Communion and Study



Merriam-Webster Online


1 : an act or instance of sharing

2 a capitalized : a Christian sacrament in which consecrated bread and wine are consumed as memorials of Christ’s death or as symbols for the realization of a spiritual union between Christ and communicant or as the body and blood of Christ

  b : the act of receiving Communion

  c capitalized : the part of a Communion service in which the sacrament is received

3 : intimate fellowship or rapport: COMMUNICATION

4 : a body of Christians having a common faith and discipline



I begin with the dictionary entry to express my belief that the four definitions are all true and intermingled, not to be separated one from the other. My hope is that all would realize this and look at the whole of the life of a Christian as encapsulated in this idea of communion.



One part of discipleship can be teaching a disciple how to study. During my high school years in the mid-1970’s, I learned that knowing how to find information was at times more valuable than knowing the information. I proceeded to teach my children, later in my life, that they didn’t need to know all the answers, but they needed to know how to find the answers. I question whether the education system today actually teaches the students how to think, reason, and research. These are important and very useful skills to possess. So today I am going to explore this topic of communion and simultaneously walk through the details of doing so. My hope is that someone will learn how to better study the Word of God and produce mature faith and a deeper relationship with God.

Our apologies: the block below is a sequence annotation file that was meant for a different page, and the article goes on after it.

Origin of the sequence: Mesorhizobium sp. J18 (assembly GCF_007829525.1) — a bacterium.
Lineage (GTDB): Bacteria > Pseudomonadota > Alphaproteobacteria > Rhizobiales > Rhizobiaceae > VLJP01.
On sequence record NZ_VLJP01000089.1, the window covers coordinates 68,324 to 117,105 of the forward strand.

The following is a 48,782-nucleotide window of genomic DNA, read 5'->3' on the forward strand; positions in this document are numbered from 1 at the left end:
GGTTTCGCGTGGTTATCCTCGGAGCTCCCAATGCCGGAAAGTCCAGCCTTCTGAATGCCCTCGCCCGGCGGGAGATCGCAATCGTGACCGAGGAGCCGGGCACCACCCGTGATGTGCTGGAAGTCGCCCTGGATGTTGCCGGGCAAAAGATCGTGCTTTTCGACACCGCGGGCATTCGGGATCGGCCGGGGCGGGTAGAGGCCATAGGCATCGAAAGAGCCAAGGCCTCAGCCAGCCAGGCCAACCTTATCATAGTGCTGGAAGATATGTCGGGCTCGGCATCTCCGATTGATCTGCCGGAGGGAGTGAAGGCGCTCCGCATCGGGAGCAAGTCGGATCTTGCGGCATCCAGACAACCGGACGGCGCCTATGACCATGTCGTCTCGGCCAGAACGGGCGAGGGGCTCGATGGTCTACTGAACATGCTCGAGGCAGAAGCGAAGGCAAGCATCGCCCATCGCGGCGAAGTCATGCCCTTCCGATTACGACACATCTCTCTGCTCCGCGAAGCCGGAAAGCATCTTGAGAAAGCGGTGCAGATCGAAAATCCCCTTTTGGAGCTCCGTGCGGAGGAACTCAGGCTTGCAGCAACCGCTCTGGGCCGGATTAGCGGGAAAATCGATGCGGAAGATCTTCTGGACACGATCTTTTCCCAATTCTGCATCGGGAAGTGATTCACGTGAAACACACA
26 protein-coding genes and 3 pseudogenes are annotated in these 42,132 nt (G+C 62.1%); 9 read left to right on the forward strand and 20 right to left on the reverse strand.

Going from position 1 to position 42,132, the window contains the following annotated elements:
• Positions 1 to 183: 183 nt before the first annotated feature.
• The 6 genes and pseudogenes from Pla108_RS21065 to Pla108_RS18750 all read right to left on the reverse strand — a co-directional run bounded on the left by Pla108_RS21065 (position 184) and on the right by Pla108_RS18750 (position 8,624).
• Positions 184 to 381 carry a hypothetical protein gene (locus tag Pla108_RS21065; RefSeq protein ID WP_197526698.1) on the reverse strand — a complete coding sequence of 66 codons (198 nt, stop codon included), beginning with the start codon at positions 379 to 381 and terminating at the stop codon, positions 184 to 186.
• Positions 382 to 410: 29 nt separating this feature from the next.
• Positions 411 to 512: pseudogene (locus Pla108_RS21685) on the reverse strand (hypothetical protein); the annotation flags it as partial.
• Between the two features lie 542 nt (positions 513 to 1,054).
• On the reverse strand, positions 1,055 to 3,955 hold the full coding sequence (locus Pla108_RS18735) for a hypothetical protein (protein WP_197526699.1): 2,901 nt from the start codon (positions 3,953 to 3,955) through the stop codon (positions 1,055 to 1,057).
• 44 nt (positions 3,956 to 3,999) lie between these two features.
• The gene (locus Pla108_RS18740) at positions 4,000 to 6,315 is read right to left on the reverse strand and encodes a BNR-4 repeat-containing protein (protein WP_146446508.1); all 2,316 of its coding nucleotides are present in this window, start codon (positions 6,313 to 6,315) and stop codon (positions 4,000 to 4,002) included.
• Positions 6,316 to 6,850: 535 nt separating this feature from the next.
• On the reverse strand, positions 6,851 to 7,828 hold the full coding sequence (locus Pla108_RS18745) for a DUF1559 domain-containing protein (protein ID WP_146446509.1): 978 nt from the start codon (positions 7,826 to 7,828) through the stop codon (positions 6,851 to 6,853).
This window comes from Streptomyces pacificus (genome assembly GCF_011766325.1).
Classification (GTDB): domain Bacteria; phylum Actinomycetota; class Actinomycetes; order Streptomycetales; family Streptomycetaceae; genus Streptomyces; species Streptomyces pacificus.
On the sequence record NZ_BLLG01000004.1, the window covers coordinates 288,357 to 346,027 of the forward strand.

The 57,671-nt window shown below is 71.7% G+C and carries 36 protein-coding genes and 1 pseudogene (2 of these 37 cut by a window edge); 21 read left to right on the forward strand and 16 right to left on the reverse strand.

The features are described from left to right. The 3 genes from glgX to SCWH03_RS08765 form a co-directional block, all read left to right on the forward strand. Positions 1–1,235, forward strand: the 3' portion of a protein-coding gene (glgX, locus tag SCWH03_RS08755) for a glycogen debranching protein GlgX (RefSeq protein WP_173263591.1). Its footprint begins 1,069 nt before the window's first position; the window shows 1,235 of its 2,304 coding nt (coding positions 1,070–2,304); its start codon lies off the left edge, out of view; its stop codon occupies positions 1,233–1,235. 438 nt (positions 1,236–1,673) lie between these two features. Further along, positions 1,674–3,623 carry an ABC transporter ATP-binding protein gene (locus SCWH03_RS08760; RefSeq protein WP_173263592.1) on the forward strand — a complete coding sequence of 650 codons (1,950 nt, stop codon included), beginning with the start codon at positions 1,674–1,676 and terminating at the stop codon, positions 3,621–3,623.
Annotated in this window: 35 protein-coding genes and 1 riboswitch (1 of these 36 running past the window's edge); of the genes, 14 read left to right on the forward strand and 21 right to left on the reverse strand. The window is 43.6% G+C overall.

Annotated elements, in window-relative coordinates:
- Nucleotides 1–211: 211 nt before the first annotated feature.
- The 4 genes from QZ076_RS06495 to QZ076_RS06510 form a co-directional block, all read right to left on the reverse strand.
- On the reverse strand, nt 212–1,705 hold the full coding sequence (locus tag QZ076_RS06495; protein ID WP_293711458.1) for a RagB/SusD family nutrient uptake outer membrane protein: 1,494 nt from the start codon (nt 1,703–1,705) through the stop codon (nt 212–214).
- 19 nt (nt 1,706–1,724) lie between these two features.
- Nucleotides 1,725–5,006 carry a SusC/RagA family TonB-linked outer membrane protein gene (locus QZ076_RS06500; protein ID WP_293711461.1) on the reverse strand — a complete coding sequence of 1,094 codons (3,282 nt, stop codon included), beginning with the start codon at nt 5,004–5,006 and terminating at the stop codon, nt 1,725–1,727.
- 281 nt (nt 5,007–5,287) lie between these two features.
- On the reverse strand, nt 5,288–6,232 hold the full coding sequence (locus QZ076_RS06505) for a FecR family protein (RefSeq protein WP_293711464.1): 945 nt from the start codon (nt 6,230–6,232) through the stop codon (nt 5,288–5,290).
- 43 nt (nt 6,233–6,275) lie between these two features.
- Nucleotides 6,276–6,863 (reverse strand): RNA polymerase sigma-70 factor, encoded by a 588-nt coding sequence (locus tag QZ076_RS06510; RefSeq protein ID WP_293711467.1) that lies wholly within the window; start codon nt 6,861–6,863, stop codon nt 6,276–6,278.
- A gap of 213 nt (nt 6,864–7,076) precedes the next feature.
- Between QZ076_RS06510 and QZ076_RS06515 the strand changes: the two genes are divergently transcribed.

I do my best to spend some time each morning in prayer, communion, and worship. Here is a typical morning. I sit in my spot at home in the early morning hours, such as on October 8th at 4:30 AM. I eliminate certain potential distractions by taking 5 to 15 minutes checking a couple of email addresses and a couple of websites I maintain.



I then do a little work on a project, such as I am right now, working on this Communion study. The work I do here is either a continuation of something I have already begun, or getting something from my mind onto paper or computer. Often these are thoughts initiated in time of communicating with God while I lay in bed.



Once I have done that work, I leave to go to a prayer room in town that I and a few others maintain for personal use of prayer time, to gather in fellowship to worship and/or pray, or to pray for our city. I try to get there everyday even if for only 5 minutes. On October 8th I got there at 7:00 AM.